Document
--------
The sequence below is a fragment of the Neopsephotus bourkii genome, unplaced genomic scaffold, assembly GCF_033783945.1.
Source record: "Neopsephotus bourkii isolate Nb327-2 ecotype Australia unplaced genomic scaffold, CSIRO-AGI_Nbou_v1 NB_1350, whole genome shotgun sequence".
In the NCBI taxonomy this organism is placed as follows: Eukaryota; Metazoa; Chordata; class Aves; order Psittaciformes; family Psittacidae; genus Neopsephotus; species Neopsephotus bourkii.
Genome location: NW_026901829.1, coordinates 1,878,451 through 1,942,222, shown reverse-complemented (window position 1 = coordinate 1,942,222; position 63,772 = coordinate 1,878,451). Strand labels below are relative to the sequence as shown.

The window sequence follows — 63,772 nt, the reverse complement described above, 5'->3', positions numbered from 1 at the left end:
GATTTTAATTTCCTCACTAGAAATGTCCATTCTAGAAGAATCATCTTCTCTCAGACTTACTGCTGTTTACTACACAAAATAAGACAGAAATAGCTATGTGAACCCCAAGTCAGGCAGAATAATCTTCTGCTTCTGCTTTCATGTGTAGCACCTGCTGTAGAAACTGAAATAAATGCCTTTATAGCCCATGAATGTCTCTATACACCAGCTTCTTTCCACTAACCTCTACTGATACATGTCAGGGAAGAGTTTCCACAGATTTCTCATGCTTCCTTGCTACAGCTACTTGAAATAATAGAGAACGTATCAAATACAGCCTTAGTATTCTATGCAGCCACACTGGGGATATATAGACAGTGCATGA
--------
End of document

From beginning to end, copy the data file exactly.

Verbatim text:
The sequence below is a fragment of the Neopsephotus bourkii genome, unplaced genomic scaffold, assembly GCF_033783945.1.
Source record: "Neopsephotus bourkii isolate Nb327-2 ecotype Australia unplaced genomic scaffold, CSIRO-AGI_Nbou_v1 NB_1350, whole genome shotgun sequence".
In the NCBI taxonomy this organism is placed as follows: Eukaryota; Metazoa; Chordata; class Aves; order Psittaciformes; family Psittacidae; genus Neopsephotus; species Neopsephotus bourkii.
Genome location: NW_026901829.1, coordinates 1,878,451 through 1,942,222, shown reverse-complemented (window position 1 = coordinate 1,942,222; position 63,772 = coordinate 1,878,451). Strand labels below are relative to the sequence as shown.

The window sequence follows — 63,772 nt, the reverse complement described above, 5'->3', positions numbered from 1 at the left end:
GATTTTAATTTCCTCACTAGAAATGTCCATTCTAGAAGAATCATCTTCTCTCAGACTTACTGCTGTTTACTACACAAAATAAGACAGAAATAGCTATGTGAACCCCAAGTCAGGCAGAATAATCTTCTGCTTCTGCTTTCATGTGTAGCACCTGCTGTAGAAACTGAAATAAATGCCTTTATAGCCCATGAATGTCTCTATACACCAGCTTCTTTCCACTAACCTCTACTGATACATGTCAGGGAAGAGTTTCCACAGATTTCTCATGCTTCCTTGCTACAGCTACTTGAAATAATAGAGAACGTATCAAATACAGCCTTAGTATTCTATGCAGCCACACTGGGGATATATAGACAGTGCATGA